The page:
There are also strict laws about when and where the general public can purchase fireworks from in Norway. They will only be bought in the times running as much as Latest Yr’s Eve.

10. Dog owners must walk their dogs no less than thrice a day in Turin, Italy

Dog owners in Turin, Italy, might be fined as much as 500 euros in the event that they don’t walk their dogs no less than thrice a day under a law from the town’s council.

Italians can already be fined as much as 10,000 euros and spend a yr in prison if found guilty of torturing or abandoning their pets.

Dog owners in Turin, Italy, will be fined up to 500 euros if they don't walk their dogs at least three times a day under a new law from the city's council (file image)

Dog owners in Turin, Italy, might be fined as much as 500 euros in the event that they don’t walk their dogs no less than thrice a day under a latest law from the town’s council (file image)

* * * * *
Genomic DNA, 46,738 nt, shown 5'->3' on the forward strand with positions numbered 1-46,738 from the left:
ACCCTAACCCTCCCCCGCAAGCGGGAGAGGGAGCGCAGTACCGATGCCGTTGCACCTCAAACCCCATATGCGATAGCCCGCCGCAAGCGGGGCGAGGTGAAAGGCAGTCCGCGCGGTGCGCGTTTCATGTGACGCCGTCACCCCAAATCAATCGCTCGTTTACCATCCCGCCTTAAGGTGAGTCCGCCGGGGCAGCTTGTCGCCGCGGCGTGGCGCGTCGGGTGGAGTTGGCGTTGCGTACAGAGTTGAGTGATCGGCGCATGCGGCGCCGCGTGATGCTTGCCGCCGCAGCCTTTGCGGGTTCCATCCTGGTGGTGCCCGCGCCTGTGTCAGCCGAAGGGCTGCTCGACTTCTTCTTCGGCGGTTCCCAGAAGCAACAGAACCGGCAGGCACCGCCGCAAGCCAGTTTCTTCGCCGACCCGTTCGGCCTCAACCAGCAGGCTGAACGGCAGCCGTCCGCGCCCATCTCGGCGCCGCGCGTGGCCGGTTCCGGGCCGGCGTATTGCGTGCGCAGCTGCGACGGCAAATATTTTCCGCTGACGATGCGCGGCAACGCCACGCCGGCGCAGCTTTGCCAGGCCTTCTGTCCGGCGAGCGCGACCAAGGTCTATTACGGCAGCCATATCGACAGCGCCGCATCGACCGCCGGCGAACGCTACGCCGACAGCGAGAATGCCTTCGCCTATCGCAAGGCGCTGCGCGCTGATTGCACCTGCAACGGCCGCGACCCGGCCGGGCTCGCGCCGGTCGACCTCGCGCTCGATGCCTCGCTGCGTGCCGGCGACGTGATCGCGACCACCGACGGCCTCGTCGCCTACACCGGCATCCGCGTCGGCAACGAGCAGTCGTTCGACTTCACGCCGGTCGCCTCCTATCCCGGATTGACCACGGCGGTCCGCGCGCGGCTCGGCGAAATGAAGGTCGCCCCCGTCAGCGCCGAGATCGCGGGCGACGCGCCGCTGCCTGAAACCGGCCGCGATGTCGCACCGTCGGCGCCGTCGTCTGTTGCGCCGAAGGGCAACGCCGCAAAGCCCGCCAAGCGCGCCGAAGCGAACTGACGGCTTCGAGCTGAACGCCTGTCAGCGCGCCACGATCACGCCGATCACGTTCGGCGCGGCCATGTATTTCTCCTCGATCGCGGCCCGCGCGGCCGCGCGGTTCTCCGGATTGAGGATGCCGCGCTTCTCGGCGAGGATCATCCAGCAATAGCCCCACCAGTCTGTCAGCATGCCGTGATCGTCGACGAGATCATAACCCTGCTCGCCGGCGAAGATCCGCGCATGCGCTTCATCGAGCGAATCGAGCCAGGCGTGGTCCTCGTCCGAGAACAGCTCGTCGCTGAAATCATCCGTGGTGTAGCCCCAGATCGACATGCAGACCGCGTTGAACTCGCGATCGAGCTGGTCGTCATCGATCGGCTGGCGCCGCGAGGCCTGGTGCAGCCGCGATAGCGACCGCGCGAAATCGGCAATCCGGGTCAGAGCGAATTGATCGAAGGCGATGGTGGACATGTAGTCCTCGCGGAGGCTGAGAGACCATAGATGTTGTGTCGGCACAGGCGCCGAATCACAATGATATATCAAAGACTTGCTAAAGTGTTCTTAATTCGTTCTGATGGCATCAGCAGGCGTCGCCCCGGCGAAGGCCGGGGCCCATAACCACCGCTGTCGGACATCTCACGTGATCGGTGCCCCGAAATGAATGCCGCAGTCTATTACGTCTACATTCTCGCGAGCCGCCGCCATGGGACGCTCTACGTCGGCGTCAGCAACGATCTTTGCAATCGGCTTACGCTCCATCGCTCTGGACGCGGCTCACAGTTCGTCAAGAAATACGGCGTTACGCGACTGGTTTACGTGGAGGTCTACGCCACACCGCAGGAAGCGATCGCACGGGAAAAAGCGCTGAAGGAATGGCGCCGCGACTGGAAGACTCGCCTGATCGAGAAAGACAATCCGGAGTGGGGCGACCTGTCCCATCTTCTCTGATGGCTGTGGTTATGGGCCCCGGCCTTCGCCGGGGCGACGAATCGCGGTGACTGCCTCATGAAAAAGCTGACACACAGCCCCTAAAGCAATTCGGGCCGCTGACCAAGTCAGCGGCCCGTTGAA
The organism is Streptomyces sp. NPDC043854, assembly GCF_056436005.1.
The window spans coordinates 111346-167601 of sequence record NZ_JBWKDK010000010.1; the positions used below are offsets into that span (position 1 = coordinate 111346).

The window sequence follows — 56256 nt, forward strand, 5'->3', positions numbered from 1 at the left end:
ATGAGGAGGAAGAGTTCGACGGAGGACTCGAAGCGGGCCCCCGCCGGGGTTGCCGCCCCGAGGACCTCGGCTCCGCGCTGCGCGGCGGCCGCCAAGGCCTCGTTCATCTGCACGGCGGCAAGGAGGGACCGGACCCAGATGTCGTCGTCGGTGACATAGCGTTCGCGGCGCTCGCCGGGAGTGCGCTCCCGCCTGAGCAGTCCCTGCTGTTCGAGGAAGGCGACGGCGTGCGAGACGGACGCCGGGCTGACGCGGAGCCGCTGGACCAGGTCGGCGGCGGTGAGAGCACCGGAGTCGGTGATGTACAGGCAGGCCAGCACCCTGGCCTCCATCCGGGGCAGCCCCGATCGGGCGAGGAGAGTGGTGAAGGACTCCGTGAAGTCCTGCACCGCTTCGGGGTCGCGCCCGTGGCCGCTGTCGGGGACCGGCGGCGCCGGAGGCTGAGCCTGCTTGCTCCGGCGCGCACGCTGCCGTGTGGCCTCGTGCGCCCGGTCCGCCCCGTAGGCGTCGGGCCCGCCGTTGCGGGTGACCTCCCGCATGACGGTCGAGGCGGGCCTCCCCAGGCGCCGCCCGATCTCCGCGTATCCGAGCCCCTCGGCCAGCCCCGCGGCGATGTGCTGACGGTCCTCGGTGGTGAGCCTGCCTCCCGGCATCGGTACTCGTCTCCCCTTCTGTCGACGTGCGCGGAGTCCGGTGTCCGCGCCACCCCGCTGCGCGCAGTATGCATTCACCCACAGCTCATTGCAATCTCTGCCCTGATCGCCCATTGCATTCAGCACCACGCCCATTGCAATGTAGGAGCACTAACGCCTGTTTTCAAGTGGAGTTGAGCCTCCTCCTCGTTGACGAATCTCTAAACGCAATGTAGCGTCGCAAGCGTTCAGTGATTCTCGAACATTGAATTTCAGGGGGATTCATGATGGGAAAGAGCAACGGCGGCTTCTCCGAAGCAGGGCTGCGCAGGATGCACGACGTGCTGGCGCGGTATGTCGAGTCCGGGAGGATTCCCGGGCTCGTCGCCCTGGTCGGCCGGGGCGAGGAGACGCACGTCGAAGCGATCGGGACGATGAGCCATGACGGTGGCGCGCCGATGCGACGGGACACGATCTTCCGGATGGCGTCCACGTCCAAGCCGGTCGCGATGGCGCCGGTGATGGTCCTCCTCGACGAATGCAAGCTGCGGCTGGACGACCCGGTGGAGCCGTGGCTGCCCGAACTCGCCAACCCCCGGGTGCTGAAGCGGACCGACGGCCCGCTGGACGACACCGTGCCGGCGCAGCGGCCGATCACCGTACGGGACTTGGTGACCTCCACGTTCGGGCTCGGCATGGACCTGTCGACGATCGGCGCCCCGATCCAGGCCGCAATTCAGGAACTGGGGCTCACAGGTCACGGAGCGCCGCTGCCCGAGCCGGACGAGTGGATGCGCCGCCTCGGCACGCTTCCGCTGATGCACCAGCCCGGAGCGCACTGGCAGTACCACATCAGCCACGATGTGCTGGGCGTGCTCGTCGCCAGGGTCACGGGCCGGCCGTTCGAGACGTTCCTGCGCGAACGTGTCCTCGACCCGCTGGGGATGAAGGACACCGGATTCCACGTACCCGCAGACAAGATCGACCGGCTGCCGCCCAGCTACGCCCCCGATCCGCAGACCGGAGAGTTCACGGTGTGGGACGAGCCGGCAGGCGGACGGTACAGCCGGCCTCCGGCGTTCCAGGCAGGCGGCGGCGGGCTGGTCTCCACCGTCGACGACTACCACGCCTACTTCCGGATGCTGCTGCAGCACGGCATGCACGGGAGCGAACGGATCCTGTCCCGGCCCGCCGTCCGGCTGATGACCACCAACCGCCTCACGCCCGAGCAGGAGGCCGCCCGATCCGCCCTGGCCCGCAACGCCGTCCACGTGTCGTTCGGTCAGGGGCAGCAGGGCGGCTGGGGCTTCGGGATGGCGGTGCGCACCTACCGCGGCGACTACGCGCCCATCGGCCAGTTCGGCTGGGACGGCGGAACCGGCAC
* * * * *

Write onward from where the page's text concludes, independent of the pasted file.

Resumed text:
11. Russia makes it illegal for outlets to sell lacy underwear for girls

In Russia, lacy underwear is effectively banned in Russia under regulations that were introduced in 2014.

A customs union made up of Russia, Belarus and Kazakhstan introduced a regulation which requires clothing to contain no less than 6% cotton for ‘health and safety’ reasons. 

Underwear that doesn’t meet this requirement – which incorporates lacy lingerie – is just not available in those countries. The production and importation of the underwear has also stopped.

12. Illegal for married women to have greater than glass of wine at restaurants in La Paz, Bolivia

In La Paz, Bolivia, a bizarre law makes it illegal for restaurants or bars to serve married women multiple glass of wine.

The law is to reportedly to forestall women from getting ‘morally and sexually lax’ and flirting with other men while drunk. The law doesn’t apply to married men.

13. People aren’t allowed to mow their lawns on a Sunday in Norway

In Norway, Sunday is a day of rest and by law, you aren’t allowed to perform any activity that makes lots of noise – and that features mowing your lawn.